• A new approach to handling intrusive thoughts.

Acknowledge & Plan

A new approach to handling intrusive thoughts.

One very different approach for handling interruptions in our attention is to assume that at the root of every intrusion, no matter how seductive or soul-crushing, there may be an unanswered need of great importance to us. This can be a great time to remember our internal committee members; each with their particular area of concern for our well-being. Perhaps, with our ever-vigilant committee members in mind, we may find it somewhat easier to acknowledge the possibility that the interrupting thought, whatever it may be, it may concern something beneficial for us.

Interruptions show up at any time of day or night. They arise when we're relaxing on the beach, in friendly conversations and routine meetings. They arise in the middle of hard tasks and tough exercise. They arise at four o'clock in the morning.

If you're free and energized when an intrusion arises, by all means, engage if you choose. If, as happens sooner or later, you find yourself interrupted at a less opportune moment, it helps to know that you need not be at the mercy of whatever arises, regardless of where you are or what you're doing. True, it’s not necessarily advantageous to routinely avoid unexpected interruptions. Still, you don't want interruptions to continually distract you from whatever you're currently doing. You want immediate activities and responsibilities to take precedence. 

When it comes to our own thoughts - particularly harsh recurring thoughts - getting in the way, most of us tend to assume that they concern issues we have to resolve right away. Things we must complete in order to end their incessant nagging. For more than a century, most psychologists have shared this assumption. Recent research has turned that assumption on its head.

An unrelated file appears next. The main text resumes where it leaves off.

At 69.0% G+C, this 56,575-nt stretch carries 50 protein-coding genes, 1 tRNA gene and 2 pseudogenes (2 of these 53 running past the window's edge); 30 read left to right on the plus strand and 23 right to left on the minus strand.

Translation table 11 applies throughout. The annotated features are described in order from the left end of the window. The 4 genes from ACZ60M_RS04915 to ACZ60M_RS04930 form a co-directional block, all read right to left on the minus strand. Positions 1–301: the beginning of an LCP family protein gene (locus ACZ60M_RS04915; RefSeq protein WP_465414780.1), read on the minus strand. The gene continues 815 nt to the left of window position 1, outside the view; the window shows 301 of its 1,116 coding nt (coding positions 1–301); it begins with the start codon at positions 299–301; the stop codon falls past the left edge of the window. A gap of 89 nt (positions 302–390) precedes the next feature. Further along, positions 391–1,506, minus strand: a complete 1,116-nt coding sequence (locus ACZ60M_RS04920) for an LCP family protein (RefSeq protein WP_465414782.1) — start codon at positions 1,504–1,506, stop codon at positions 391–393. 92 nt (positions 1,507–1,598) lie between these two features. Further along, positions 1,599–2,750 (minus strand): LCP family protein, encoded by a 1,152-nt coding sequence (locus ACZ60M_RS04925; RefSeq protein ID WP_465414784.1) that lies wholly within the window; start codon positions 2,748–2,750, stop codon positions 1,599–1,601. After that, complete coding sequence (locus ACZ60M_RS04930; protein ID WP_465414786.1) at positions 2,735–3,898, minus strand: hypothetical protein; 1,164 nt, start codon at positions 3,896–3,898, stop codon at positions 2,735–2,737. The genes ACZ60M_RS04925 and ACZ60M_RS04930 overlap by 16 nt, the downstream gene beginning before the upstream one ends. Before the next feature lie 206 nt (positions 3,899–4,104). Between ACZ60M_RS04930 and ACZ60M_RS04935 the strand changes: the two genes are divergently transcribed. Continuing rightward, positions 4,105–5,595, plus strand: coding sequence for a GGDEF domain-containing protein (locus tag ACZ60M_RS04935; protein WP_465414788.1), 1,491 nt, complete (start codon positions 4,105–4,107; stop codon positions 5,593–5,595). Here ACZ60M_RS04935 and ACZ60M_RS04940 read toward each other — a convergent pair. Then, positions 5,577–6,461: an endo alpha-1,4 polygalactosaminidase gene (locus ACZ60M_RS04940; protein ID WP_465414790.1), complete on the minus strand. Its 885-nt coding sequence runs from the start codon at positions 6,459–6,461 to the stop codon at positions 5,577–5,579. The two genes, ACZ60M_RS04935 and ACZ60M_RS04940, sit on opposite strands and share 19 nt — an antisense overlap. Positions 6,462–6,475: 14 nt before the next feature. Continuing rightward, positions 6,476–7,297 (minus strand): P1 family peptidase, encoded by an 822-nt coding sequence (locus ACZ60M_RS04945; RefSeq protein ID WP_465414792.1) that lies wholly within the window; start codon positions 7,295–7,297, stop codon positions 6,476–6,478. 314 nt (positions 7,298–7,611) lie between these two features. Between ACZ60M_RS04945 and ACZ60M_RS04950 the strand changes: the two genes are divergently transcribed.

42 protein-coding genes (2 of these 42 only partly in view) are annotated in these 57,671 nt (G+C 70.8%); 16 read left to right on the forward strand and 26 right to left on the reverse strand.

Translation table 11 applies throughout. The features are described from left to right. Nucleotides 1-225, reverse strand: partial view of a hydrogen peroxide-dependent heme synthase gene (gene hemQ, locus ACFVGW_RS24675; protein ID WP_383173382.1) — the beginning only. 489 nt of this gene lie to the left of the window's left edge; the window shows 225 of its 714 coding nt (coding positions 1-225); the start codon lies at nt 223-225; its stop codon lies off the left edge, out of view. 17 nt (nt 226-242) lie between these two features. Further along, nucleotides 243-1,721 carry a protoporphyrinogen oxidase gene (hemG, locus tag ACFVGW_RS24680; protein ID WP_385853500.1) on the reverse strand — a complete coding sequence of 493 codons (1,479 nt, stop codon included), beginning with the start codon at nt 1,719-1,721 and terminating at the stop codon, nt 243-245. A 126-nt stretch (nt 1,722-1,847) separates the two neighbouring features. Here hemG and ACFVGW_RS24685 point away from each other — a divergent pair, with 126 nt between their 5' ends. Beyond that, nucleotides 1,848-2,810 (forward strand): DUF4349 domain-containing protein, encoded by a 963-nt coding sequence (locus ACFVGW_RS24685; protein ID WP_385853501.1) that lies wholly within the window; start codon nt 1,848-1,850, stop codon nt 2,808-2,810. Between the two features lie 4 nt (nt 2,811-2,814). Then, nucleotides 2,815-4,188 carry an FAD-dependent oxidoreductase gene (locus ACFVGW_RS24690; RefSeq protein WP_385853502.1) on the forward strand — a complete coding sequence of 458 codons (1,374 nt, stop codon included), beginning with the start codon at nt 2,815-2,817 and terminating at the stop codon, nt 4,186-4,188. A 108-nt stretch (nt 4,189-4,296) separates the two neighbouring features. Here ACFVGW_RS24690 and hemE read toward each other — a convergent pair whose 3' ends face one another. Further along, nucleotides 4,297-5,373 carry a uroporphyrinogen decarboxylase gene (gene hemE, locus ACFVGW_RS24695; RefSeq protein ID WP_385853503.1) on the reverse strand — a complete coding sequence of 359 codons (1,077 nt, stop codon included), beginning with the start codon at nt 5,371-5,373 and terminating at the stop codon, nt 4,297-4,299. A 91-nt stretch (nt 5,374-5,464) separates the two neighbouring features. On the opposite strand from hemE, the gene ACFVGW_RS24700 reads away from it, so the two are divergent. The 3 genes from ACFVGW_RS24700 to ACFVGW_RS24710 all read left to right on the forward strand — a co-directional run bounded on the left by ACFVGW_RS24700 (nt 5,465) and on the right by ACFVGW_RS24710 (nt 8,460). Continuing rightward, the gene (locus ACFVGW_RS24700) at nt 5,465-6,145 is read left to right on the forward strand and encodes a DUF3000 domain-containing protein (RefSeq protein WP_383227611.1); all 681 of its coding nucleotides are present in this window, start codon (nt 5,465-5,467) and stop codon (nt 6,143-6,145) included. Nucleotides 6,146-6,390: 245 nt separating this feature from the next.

Social psychologists E.J. Masicampo and Roy Baumeister tell us a very different story. Persistent thoughts, they say, are not our unconscious mind's way of nagging us to complete a task. They are our unconscious mind's way of getting us to make a plan. In experiment after experiment, their results were consistent. The harassing thoughts stopped once participants completed a plan to manage the task – not the task itself.

When you find yourself pestered by a recurring thought, take a moment to make a simple plan to address it. Chances are you'll have put that thought to rest. Try it for yourself. When you think about it, this is how you want to deal with anyone who interrupts you at an inconvenient time. “Thank you for bringing that up. This is not a good time for me to speak with you right now. Let's take care of it at 5:00 this afternoon.”

Proposing a plan of action can make all the difference for keeping a clear, focused mind. It puts you, not your thoughts, in charge of setting your immediate priorities.

A variation on this approach can help when thoughts keep you awake at night. Keep a pen and pad at your bedside. This lets you jot thoughts down when they surface. As you close your eyes. Throughout the night. Sleep time is not a good time to try and solve problems. Sleep time is not a good time to struggle with your thoughts. You want to make a quick note of the thought and commit to looking at it in the morning. Then you can get on with what matters most – sleeping.

One quick note to keep in mind. Keeping a digital device by your bed to capture thoughts is not a good idea. As you're probably already aware, the light from the screen shining in your eyes comes with its own litany of sleep issues.

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